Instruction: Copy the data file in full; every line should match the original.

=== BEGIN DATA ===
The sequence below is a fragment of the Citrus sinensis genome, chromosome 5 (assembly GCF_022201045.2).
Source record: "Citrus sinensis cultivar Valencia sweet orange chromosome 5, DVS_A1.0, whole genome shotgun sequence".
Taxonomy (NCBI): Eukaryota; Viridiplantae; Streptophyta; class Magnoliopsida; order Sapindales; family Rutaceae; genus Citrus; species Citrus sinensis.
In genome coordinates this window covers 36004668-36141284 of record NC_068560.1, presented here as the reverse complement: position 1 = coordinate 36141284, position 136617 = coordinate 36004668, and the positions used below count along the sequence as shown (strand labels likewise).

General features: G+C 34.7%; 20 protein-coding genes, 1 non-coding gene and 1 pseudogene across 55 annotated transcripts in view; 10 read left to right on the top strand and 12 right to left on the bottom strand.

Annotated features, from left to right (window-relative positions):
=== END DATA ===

The sequence below is a fragment of the Citrus sinensis genome, chromosome 5 (assembly GCF_022201045.2).
Source record: "Citrus sinensis cultivar Valencia sweet orange chromosome 5, DVS_A1.0, whole genome shotgun sequence".
Taxonomy (NCBI): Eukaryota; Viridiplantae; Streptophyta; class Magnoliopsida; order Sapindales; family Rutaceae; genus Citrus; species Citrus sinensis.
In genome coordinates this window covers 36004668-36141284 of record NC_068560.1, presented here as the reverse complement: position 1 = coordinate 36141284, position 136617 = coordinate 36004668, and the positions used below count along the sequence as shown (strand labels likewise).

General features: G+C 34.7%; 20 protein-coding genes, 1 non-coding gene and 1 pseudogene across 55 annotated transcripts in view; 10 read left to right on the top strand and 12 right to left on the bottom strand.

Annotated features, from left to right (window-relative positions):